An excerpt from the booklet essay by Michael Brooke

It cannot be overemphasised just how technically ambitious Zeman’s film was, not just by Czechoslovak standards but those of practically any other film-producing nation by 1955. Indeed, there’s a strong case for hailing it as the cinema’s most sophisticated blend of live-action and animated special effects since King Kong, and by some distance. Consider: Willis O’Brien himself never topped his masterpiece, and his protégé Ray Harryhausen’s career had only reached his second solo feature Earth vs. the Flying Saucers (Fred F. Sears, 1956), with his heavily creature-populated Technicolor fantasy epics such as The 7th Voyage of Sinbad (Nathan Juran, 1958) and Jason and the Argonauts (Don Chaffey, 1963) still some years away. Zeman and his colleagues (as with Stanley Kubrick and 2001: A Space Odyssey thirteen years later, Zeman personally headed the special-effects team, which otherwise comprised Arnošt Kupčík, František Krčmář and Jindřich Liška) ensured that their film doubled as a showcase for everything that mid-1950s ‘trick films’ (a direct translation of the Czech term) were capable of.

Some of the technology, particularly the use of split-screen and superimposition, dates back to the heyday of Georges Méliès more than half a century earlier, but Zeman’s attitude has always been that if a technique still works, why not use it? After all, until the advent of digital media coinciding with the new millennium, there was little practical difference between the way that images were recorded on the film passing through an Edison Kinetoscope in the 1890s and a state-of-the-art Arriflex a century later. Much of the time it’s clear how certain effects were pulled off (a tropical storm is achieved via a mixture of day-for-night shooting of the boys, matted-in clouds and lightning and cutaways to shaking trees, with the soundtrack doing much of the heavy lifting), but it’s easy to suspend one’s disbelief. Similarly, the giraffe stampede would appear on closer examination to be traditional cel animation, but the illusion is remarkably convincing. When Jenda encounters a Phorusrhacos (a flightless bird related to the ostrich), Zeman rapidly cuts between the live-action actor running for dear life and the stop-motion bird giving chase – they don’t appear in the same shot until the very end of the sequence, but our imaginations are more than capable of filling in the blanks. Most of the creatures were brought to life via stop-motion animation, but when interacting more directly with the actors Zeman used puppets and occasionally full-size models with limited articulation (with careful camera angles chosen to suggest that more is happening outside the frame)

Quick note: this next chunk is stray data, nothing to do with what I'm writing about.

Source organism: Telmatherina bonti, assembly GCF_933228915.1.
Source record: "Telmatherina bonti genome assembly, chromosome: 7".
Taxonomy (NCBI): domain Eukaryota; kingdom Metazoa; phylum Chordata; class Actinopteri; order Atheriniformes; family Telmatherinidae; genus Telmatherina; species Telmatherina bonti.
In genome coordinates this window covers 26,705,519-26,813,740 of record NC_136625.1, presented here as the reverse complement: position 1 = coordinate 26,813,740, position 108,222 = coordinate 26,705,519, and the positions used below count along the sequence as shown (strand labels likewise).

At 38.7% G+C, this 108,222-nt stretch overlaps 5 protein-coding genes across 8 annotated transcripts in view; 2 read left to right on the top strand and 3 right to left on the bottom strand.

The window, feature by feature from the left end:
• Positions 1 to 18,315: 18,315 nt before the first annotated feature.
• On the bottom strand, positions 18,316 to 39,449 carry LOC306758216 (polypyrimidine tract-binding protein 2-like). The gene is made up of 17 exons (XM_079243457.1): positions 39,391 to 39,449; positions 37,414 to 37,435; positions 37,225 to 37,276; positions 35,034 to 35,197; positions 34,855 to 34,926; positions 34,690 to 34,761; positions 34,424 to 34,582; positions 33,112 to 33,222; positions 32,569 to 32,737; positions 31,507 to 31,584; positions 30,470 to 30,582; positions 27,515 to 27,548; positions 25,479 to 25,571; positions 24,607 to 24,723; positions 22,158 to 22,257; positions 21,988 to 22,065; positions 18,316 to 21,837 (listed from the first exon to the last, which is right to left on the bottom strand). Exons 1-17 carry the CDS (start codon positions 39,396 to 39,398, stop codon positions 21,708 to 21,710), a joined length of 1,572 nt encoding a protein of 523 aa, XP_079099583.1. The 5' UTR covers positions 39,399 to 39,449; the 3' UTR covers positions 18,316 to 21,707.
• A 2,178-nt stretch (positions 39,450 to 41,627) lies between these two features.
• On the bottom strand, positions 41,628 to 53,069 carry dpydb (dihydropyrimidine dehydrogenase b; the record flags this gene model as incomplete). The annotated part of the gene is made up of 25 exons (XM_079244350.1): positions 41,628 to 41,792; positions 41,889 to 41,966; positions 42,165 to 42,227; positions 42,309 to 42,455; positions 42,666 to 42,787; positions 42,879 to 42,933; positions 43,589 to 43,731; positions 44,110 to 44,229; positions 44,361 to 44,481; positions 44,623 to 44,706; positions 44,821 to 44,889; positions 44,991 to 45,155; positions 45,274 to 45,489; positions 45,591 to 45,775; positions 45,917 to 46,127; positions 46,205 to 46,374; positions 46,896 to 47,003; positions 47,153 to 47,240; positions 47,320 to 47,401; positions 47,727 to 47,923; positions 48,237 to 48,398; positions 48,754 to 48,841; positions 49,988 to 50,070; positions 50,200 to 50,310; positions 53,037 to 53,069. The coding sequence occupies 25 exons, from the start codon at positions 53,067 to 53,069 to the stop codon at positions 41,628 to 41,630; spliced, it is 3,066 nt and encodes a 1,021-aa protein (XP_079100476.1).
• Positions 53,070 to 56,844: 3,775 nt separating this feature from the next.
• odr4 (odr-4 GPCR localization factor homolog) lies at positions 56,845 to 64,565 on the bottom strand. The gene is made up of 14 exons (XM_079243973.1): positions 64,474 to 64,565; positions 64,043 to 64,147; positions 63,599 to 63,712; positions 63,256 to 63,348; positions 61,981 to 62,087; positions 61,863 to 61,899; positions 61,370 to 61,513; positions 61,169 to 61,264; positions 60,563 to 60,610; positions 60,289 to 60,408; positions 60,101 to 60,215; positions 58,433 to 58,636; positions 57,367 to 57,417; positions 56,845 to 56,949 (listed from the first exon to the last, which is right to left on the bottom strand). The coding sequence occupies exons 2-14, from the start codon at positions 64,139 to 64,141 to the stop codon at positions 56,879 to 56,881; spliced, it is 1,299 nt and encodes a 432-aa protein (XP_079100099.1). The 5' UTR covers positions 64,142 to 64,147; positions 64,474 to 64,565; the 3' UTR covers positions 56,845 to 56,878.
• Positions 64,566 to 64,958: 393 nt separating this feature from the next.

This was Zeman’s first (mostly) live-action feature, and is strikingly different from what followed. From 1958 onwards, courtesy of Invention for Destruction (Vynález zkázy, 1958), The Fabulous Baron Munchausen (Baron Prášil, 1961), A Jester’s Tale (Bláznova kronika, 1964), The Stolen Airship (Ukradená vzducholoď, 1967) and On the Comet (Na kometě, 1970), Zeman became one of the few filmmakers whose work could be instantly identified by a single random freeze-frame (even by somebody who might not have seen that particular film) thanks to Zeman revelling in the beguiling artificiality of their hyperstylised universes. Conversely, Journey to the Beginning of Time takes a remarkably realistic approach for something so crammed with fantastical creatures. The boys behave exactly like real boys (down to the all too familiar exhaustion-fuelled bickering), the environments look exactly as one would expect them to look, and the creatures… well, if they ultimately lack the uncanny realism of late Harryhausen (none of the dinosaurs here can rival the inhabitants of Gwangi, as Zeman would doubtless have been the first to acknowledge), they were certainly state-of-the-mid-1950s-art.

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Michael Brooke's complete essay, from which this excerpt is taken, appears in the booklet which accompanies the release.

Contents
Disc Info


Czechoslovakia, 1955
(Blu-ray/24fps): 86 mins
(DVD/25fps): 83 mins
Special features: 39 minutes
Sound: 2.0 Mono LPCM (48k/16-bit)
Colour
Original aspect ratio: 1.37:1
Language: Czech
Subtitles: English

Blu-ray: BD50 / 1080 / 24fps / Region ABC (Region Free)
DVD: PAL / DVD9 / 25fps / Region 0 (Region Free)

DVD £12.99 / Blu-Ray: £19.99
Release Date: 07 Oct 2019

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